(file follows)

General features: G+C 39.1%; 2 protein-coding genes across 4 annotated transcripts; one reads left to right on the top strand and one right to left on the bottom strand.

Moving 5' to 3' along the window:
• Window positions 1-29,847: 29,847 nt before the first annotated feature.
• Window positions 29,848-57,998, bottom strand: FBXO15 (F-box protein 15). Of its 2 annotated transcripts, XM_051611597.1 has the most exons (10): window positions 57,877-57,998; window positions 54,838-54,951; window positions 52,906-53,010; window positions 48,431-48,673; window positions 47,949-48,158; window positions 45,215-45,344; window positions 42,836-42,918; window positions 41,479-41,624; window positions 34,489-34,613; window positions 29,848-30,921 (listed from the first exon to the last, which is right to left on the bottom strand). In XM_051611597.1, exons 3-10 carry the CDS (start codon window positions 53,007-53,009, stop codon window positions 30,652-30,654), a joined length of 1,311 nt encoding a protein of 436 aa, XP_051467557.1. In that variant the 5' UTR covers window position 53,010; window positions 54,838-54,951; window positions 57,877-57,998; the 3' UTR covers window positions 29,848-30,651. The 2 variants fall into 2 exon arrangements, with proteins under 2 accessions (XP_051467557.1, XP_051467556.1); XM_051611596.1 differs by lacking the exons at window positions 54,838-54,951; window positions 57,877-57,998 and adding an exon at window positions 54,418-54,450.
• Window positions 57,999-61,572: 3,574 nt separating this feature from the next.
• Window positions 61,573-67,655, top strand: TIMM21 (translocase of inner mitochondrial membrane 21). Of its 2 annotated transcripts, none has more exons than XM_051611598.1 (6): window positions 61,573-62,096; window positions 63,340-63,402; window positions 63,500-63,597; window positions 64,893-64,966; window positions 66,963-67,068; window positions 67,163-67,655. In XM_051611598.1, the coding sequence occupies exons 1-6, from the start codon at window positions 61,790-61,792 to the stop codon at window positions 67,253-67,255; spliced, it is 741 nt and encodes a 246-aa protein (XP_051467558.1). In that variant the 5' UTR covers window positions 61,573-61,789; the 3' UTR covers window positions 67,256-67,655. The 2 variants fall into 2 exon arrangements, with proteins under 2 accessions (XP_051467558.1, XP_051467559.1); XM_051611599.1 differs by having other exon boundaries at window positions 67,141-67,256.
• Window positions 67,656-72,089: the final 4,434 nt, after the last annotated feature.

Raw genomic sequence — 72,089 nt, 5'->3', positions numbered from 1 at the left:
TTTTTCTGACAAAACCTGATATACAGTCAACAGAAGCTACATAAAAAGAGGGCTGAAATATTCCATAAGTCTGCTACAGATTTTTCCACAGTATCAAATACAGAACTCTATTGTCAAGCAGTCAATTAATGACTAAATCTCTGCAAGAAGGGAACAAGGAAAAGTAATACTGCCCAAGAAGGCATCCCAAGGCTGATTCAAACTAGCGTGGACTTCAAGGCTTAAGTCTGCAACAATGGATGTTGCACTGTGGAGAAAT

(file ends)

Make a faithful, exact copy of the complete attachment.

General features: G+C 39.1%; 2 protein-coding genes across 4 annotated transcripts; one reads left to right on the top strand and one right to left on the bottom strand.

Moving 5' to 3' along the window:
• Window positions 1-29,847: 29,847 nt before the first annotated feature.
• Window positions 29,848-57,998, bottom strand: FBXO15 (F-box protein 15). Of its 2 annotated transcripts, XM_051611597.1 has the most exons (10): window positions 57,877-57,998; window positions 54,838-54,951; window positions 52,906-53,010; window positions 48,431-48,673; window positions 47,949-48,158; window positions 45,215-45,344; window positions 42,836-42,918; window positions 41,479-41,624; window positions 34,489-34,613; window positions 29,848-30,921 (listed from the first exon to the last, which is right to left on the bottom strand). In XM_051611597.1, exons 3-10 carry the CDS (start codon window positions 53,007-53,009, stop codon window positions 30,652-30,654), a joined length of 1,311 nt encoding a protein of 436 aa, XP_051467557.1. In that variant the 5' UTR covers window position 53,010; window positions 54,838-54,951; window positions 57,877-57,998; the 3' UTR covers window positions 29,848-30,651. The 2 variants fall into 2 exon arrangements, with proteins under 2 accessions (XP_051467557.1, XP_051467556.1); XM_051611596.1 differs by lacking the exons at window positions 54,838-54,951; window positions 57,877-57,998 and adding an exon at window positions 54,418-54,450.
• Window positions 57,999-61,572: 3,574 nt separating this feature from the next.
• Window positions 61,573-67,655, top strand: TIMM21 (translocase of inner mitochondrial membrane 21). Of its 2 annotated transcripts, none has more exons than XM_051611598.1 (6): window positions 61,573-62,096; window positions 63,340-63,402; window positions 63,500-63,597; window positions 64,893-64,966; window positions 66,963-67,068; window positions 67,163-67,655. In XM_051611598.1, the coding sequence occupies exons 1-6, from the start codon at window positions 61,790-61,792 to the stop codon at window positions 67,253-67,255; spliced, it is 741 nt and encodes a 246-aa protein (XP_051467558.1). In that variant the 5' UTR covers window positions 61,573-61,789; the 3' UTR covers window positions 67,256-67,655. The 2 variants fall into 2 exon arrangements, with proteins under 2 accessions (XP_051467558.1, XP_051467559.1); XM_051611599.1 differs by having other exon boundaries at window positions 67,141-67,256.
• Window positions 67,656-72,089: the final 4,434 nt, after the last annotated feature.

Raw genomic sequence — 72,089 nt, 5'->3', positions numbered from 1 at the left:
TTTTTCTGACAAAACCTGATATACAGTCAACAGAAGCTACATAAAAAGAGGGCTGAAATATTCCATAAGTCTGCTACAGATTTTTCCACAGTATCAAATACAGAACTCTATTGTCAAGCAGTCAATTAATGACTAAATCTCTGCAAGAAGGGAACAAGGAAAAGTAATACTGCCCAAGAAGGCATCCCAAGGCTGATTCAAACTAGCGTGGACTTCAAGGCTTAAGTCTGCAACAATGGATGTTGCACTGTGGAGAAAT